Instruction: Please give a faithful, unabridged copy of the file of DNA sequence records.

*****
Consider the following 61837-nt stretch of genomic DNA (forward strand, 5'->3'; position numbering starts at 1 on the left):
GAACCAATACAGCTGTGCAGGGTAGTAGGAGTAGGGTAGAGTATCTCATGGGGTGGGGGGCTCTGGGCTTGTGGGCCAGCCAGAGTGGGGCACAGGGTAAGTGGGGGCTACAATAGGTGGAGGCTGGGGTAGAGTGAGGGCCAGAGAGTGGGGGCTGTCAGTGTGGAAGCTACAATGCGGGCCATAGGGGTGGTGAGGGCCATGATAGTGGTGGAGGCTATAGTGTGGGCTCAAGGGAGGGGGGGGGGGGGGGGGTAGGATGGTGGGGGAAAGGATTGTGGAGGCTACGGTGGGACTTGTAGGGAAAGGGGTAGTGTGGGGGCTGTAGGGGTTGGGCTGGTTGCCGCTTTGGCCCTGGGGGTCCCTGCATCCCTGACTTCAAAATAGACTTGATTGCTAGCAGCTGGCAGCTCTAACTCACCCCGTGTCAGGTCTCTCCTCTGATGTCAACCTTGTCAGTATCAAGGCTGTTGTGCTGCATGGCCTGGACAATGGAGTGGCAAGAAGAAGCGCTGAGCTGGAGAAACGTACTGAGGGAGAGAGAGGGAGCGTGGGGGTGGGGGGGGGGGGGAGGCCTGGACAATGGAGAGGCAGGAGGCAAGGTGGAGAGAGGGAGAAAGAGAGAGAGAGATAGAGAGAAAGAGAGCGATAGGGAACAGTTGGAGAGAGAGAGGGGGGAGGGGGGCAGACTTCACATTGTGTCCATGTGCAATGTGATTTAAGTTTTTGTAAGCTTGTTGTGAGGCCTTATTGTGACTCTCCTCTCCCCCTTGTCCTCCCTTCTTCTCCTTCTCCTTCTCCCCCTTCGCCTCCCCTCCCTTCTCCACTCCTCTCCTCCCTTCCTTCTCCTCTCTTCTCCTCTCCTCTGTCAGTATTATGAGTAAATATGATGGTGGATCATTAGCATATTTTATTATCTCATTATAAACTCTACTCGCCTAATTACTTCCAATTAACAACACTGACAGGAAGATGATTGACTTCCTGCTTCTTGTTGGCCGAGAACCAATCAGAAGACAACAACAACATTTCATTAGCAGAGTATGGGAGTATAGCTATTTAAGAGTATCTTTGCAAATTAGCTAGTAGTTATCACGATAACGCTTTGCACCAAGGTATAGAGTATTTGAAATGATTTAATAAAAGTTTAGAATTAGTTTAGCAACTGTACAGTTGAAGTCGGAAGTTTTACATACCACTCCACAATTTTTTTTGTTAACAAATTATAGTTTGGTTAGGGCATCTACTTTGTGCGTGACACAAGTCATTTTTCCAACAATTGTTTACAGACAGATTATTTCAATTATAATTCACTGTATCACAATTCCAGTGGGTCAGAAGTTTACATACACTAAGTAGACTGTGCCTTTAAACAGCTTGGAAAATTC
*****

Consider the following 61837-nt stretch of genomic DNA (forward strand, 5'->3'; position numbering starts at 1 on the left):
GAACCAATACAGCTGTGCAGGGTAGTAGGAGTAGGGTAGAGTATCTCATGGGGTGGGGGGCTCTGGGCTTGTGGGCCAGCCAGAGTGGGGCACAGGGTAAGTGGGGGCTACAATAGGTGGAGGCTGGGGTAGAGTGAGGGCCAGAGAGTGGGGGCTGTCAGTGTGGAAGCTACAATGCGGGCCATAGGGGTGGTGAGGGCCATGATAGTGGTGGAGGCTATAGTGTGGGCTCAAGGGAGGGGGGGGGGGGGGGGGTAGGATGGTGGGGGAAAGGATTGTGGAGGCTACGGTGGGACTTGTAGGGAAAGGGGTAGTGTGGGGGCTGTAGGGGTTGGGCTGGTTGCCGCTTTGGCCCTGGGGGTCCCTGCATCCCTGACTTCAAAATAGACTTGATTGCTAGCAGCTGGCAGCTCTAACTCACCCCGTGTCAGGTCTCTCCTCTGATGTCAACCTTGTCAGTATCAAGGCTGTTGTGCTGCATGGCCTGGACAATGGAGTGGCAAGAAGAAGCGCTGAGCTGGAGAAACGTACTGAGGGAGAGAGAGGGAGCGTGGGGGTGGGGGGGGGGGGGAGGCCTGGACAATGGAGAGGCAGGAGGCAAGGTGGAGAGAGGGAGAAAGAGAGAGAGAGATAGAGAGAAAGAGAGCGATAGGGAACAGTTGGAGAGAGAGAGGGGGGAGGGGGGCAGACTTCACATTGTGTCCATGTGCAATGTGATTTAAGTTTTTGTAAGCTTGTTGTGAGGCCTTATTGTGACTCTCCTCTCCCCCTTGTCCTCCCTTCTTCTCCTTCTCCTTCTCCCCCTTCGCCTCCCCTCCCTTCTCCACTCCTCTCCTCCCTTCCTTCTCCTCTCTTCTCCTCTCCTCTGTCAGTATTATGAGTAAATATGATGGTGGATCATTAGCATATTTTATTATCTCATTATAAACTCTACTCGCCTAATTACTTCCAATTAACAACACTGACAGGAAGATGATTGACTTCCTGCTTCTTGTTGGCCGAGAACCAATCAGAAGACAACAACAACATTTCATTAGCAGAGTATGGGAGTATAGCTATTTAAGAGTATCTTTGCAAATTAGCTAGTAGTTATCACGATAACGCTTTGCACCAAGGTATAGAGTATTTGAAATGATTTAATAAAAGTTTAGAATTAGTTTAGCAACTGTACAGTTGAAGTCGGAAGTTTTACATACCACTCCACAATTTTTTTTGTTAACAAATTATAGTTTGGTTAGGGCATCTACTTTGTGCGTGACACAAGTCATTTTTCCAACAATTGTTTACAGACAGATTATTTCAATTATAATTCACTGTATCACAATTCCAGTGGGTCAGAAGTTTACATACACTAAGTAGACTGTGCCTTTAAACAGCTTGGAAAATTC